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Netroots 2010

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Our “Immigration Blogger Scholars” Have Arrived!

This year, America’s Voice is teaming up with Democracy for America (DFA), Netroots Nation 2010, and National Council of La Raza (NCLR) to send 20 grassroots immigration bloggers and advocates to Netroots Nation 2010, awarding them the opportunity to participate in four days of insightful panels, training sessions and networking opportunities, and the opportunity to share their unique perspectives on immigration with the larger progressive community.

The annual Netroots Nation Convention, entering its fifth year now, is a unique gathering of progressive bloggers, activists, issue campaigns, and candidates.

This year, America’s Voice is sending 10 immigration bloggers to Las Vegas, Nevada to attend the convention.

America’s Voice is committed to supporting a vibrant and independent pro-migrant blogosphere and we believe it is critical for bloggers who write about immigration to be well-represented at Netroots Nation.

Interested to see who we picked? Read about them here!

Matias Ramos, well-known for his blogs at DreamActivist and Underground Undergrads, moved from LA to DC last year, to fight for legal status for himself and others. He enjoys writing, dancing, and engaging in productive debate.  I believe that I belong to a world-changing generation that has already changed the nature of politics in America, and will now set off to change America itself. My ongoing deportation case marks my style as a writer, as I do not fear going back to Argentina, but I do fear that an entire generation is currently silenced.”

“Edmundo “XicanoPwr” Rocha is the publisher and content producer of The XP Report (formally known as the Para Justicia Y Libertad), a Latino-centered political blog focusing on the humanistic perspective of politics, history, and society as they relate to the Latina/o community throughout Texas and the United States. He is an activist and freelance writer and have been honored with the Texas Progressive Alliance’s Silver Star Award for Para Justicia Y Libertad! He was also selected for the New Leaders Council’s 40 under 40 Awards Emerging Leaders Award. At the Netroots, he’ll be featured on the “Crimmigration Under Obama: Pushing Back Against the “Enforcement-only” Immigration Regime” panel.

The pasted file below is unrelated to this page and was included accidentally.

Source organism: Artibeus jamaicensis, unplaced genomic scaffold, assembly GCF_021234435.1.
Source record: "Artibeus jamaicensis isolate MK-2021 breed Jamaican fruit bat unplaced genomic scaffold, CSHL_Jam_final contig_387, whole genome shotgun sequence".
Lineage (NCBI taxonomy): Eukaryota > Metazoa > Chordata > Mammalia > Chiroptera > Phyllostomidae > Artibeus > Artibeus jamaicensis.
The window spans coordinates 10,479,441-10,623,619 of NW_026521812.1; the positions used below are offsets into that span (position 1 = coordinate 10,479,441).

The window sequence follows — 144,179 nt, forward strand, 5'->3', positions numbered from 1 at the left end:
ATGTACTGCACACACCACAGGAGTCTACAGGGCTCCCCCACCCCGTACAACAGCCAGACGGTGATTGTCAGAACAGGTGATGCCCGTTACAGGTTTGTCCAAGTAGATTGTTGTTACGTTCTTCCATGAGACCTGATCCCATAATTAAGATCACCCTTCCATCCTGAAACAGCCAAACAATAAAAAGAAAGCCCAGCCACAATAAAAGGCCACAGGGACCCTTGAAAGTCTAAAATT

Yahaira Carrillo is a 25 year old immigrant, queer and social justice activist. She’s currently a student at Rockhurst University in Kansas City, majoring in Spanish and minoring in French. Additionally, she serves as founder and coordinator for the Kansas & Missouri DREAM Alliance, which works to help undocumented youth in their transition from high school to college by connecting them to (networking as well as monetary) resources in the community. She’s also on the steering committee of the Human Rights Campaign – Kansas City as a Diversity and Faith Tri-Chair.”Through my work I wish to highlight intersectionalities and encourage cross-cultural discussion, as well as work towards solutions, regarding issues that affect minority communities

“I’m a latte-drinking, bike-riding, New York Times-reading, taco-loving, social justice do-gooder freak show…” is how Will Coley describes himself. Originally from North Carolina, now living in Los Angeles, Will has been an advocate and organizer with immigrants and refugees in a number of cities: Charlotte, New York/Newark, and Los Angeles, as well as in Zimbabwe and Great Britain. He’s worked for a number of organizations, and has designed social campaigns and digital storytelling that cultivate community and civic participation. Some of his current and recent gigs include Detention Watch Network (whose blog he manages), National Immigrant Bond Fund, the Opportunity Agenda, Welcoming America, Catholic Legal Immigration Network and Public Interest Projects. He’ll be participating in the following two panels at the conference: